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  • Dr. Sruti Mohapatra

People with Disabilities & Coronavirus (COVID-19) Infection.

What do People with Disabilities Need to Know?

Early data suggest older people are twice as likely to have serious COVID-19 illness. This may be because immune systems change with age, making it harder to fight off diseases and infection. Older adults also are more likely to have underlying health conditions that make it harder to cope with and recover from illness.

  • Early data from China where the outbreak started — suggested that older adults were the most vulnerable to the worst effects of the disease.

  • Italy — the second-most-affected country in the world – a March 4 analysis shows - Of the 105 people who died from the virus, the average age was 81. This put a 20-year gap between the average age of people who tested positive for the virus and the deceased, the institute said.

  • In India – of two reported deaths till March 14 – both are elderly people.

  • In addition, people of all ages, with or without disabilities, seem to be at higher risk for getting very sick from COVID-19 if they have serious chronic medical conditions like heart, lung or kidney disease.

In addition, people of all ages, with or without disabilities, seem to be at higher risk for getting very sick from COVID-19 if they have serious chronic medical conditions like heart, lung or kidney disease.

People with Disabilities and COVID-19 Infection

1. Chronic Conditions - While simply having a disability probably doesn’t by itself put someone at higher risk from coronavirus, many disabled people do have specific disabilities or chronic conditions that make the illness more dangerous for them.

2. Isolation - Many people with disabilities need regular, hands-on help from other people to do every day self-care tasks. Also, laying in supplies of groceries, when shopping of any kind is always extra taxing, requires extra hands for transportation. For some of us, even cleaning our homes and washing our hands frequently can be extra difficult, due to physical impairments, environmental barriers, or interrupted services.

3. Disruption of services – Many people with disabilities need regular assistance in terms of personal care, necessary therapy and support to maintain their independence— that is, their ability to live in their own homes rather than in nursing homes. group homes, and other institutional settings. Outbreaks of communicable disease can disrupt these services. Aides and caregivers may become sick themselves, or the risk of catching or spreading illness may require aides and caregivers to stay home, interrupting disabled people’s services.

4. Workplace accommodations and flexibility - Social isolation is supplemented by working from home which leads to work delivery not getting impacted. This is a regular need of many people with disabilities.


Reducing exposure is especially important for people at higher risk of complications!

If you are at higher risk:

  • Stay at home as much as possible if COVID-19 is spreading in your community. Make sure you have access to several weeks of medications and supplies in case you need to stay home for prolonged periods of time.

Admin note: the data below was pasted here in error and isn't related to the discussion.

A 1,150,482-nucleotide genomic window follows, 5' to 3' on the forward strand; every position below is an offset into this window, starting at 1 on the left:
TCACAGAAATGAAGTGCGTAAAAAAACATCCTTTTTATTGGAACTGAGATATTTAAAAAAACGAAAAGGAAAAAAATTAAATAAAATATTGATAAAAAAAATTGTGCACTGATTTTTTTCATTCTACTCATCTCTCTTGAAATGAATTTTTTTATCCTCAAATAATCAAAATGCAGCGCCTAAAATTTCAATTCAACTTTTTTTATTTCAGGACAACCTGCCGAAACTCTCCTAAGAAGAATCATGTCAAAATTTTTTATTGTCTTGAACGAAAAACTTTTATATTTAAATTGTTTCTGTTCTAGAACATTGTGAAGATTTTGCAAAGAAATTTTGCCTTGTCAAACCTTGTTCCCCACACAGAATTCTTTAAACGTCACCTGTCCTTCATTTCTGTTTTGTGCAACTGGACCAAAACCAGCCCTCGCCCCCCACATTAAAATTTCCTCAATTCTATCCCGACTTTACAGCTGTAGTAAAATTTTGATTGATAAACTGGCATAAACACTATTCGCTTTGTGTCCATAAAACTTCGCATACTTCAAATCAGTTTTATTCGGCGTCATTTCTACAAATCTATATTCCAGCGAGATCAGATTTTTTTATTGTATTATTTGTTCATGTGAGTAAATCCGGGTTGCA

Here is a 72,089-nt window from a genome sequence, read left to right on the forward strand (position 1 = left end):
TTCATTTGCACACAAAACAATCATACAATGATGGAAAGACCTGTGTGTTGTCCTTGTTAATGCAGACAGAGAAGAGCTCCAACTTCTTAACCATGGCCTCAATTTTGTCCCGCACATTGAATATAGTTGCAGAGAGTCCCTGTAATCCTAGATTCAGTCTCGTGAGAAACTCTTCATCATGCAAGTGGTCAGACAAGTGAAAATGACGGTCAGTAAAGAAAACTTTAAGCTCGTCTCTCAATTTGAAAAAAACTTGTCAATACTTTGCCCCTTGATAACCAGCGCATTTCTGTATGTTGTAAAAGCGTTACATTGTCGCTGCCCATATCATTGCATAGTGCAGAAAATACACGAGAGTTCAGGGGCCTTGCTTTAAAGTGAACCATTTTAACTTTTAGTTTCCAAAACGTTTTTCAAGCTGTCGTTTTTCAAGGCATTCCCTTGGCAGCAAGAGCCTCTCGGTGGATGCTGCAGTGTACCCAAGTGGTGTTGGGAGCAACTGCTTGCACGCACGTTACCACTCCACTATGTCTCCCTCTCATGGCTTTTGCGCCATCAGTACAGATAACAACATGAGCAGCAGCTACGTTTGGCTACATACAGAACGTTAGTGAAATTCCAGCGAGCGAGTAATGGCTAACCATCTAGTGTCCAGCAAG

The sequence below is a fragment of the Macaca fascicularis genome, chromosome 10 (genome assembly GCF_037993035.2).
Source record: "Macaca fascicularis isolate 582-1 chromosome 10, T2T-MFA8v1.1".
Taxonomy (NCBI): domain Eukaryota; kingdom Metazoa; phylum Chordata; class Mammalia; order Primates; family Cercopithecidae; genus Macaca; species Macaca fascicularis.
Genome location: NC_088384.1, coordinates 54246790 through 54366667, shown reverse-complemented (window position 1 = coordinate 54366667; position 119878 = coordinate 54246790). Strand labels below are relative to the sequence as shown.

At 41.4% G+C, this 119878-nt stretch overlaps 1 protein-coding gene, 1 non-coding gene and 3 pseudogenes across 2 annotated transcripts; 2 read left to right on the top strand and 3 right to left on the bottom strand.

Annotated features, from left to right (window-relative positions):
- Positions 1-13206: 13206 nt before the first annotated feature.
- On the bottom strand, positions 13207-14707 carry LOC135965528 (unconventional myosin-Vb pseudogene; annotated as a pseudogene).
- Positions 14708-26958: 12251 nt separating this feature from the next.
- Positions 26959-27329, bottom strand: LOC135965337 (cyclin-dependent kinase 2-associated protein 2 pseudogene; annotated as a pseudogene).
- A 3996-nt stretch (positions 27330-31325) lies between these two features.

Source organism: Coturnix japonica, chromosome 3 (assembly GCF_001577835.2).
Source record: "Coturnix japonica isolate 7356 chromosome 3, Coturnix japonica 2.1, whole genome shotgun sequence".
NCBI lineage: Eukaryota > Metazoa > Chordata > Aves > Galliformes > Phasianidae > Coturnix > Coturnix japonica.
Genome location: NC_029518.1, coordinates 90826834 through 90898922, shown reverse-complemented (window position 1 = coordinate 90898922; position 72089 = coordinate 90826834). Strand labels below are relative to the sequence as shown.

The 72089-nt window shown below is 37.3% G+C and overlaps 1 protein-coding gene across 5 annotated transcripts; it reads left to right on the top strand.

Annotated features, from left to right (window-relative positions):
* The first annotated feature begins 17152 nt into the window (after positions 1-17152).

• When you go out in public, keep away from others who are sick, limit close contact and wash your hands often.

  • Avoid crowds, especially in poorly ventilated spaces.

  • Avoid cruise travel and non-essential air travel.

  • Plan now for what you will do if you, or people you rely on for support, become ill.

Planning is key as a COVID-19 outbreak could last for a long time in your community. Depending on the severity of the outbreak, local public health officials may recommend community actions designed to help keep people healthy, reduce exposures to COVID- 19, and slow the spread of the disease.

Everyday actions to prevent illness

  • Avoid close contact with people who are sick.

  • Avoid touching your eyes, nose, and mouth.

  • Stay home when you are sick.

  • Cover your cough or sneeze with a tissue, then throwing the tissue in the trash.

  • Clean and disinfect frequently touched objects and surfaces using a regular household cleaning spray or wipe.

Using a face mask.

  • People who are well wear a face mask to protect themselves from respiratory diseases, including COVID-19.

  • Face masks should be used by people who show symptoms of COVID-19 to help prevent the spread of the disease to others.

Wash your hands often with soap and water for at least 20 seconds, especially after going to the bathroom; before eating; and after blowing your nose, coughing, or sneezing.

  • If soap and water are not readily available, use an alcohol-based hand sanitizer with at least 60% alcohol. Always wash hands with soap and water if hands are visibly dirty.

Symptoms and emergency warning signs
  1. Symptoms include fever, cough, and shortness of breath. If you feel like you are developing symptoms, call your doctor.

  2. If you develop emergency warning signs for COVID-19 get medical attention immediately.

These include.

  • Fever

  • Cough

  • Shortness of breath

  • Fatigue

  • Sometimes vomiting and diarrhoea

  • Aches and pain

  • Complications like pneumonia

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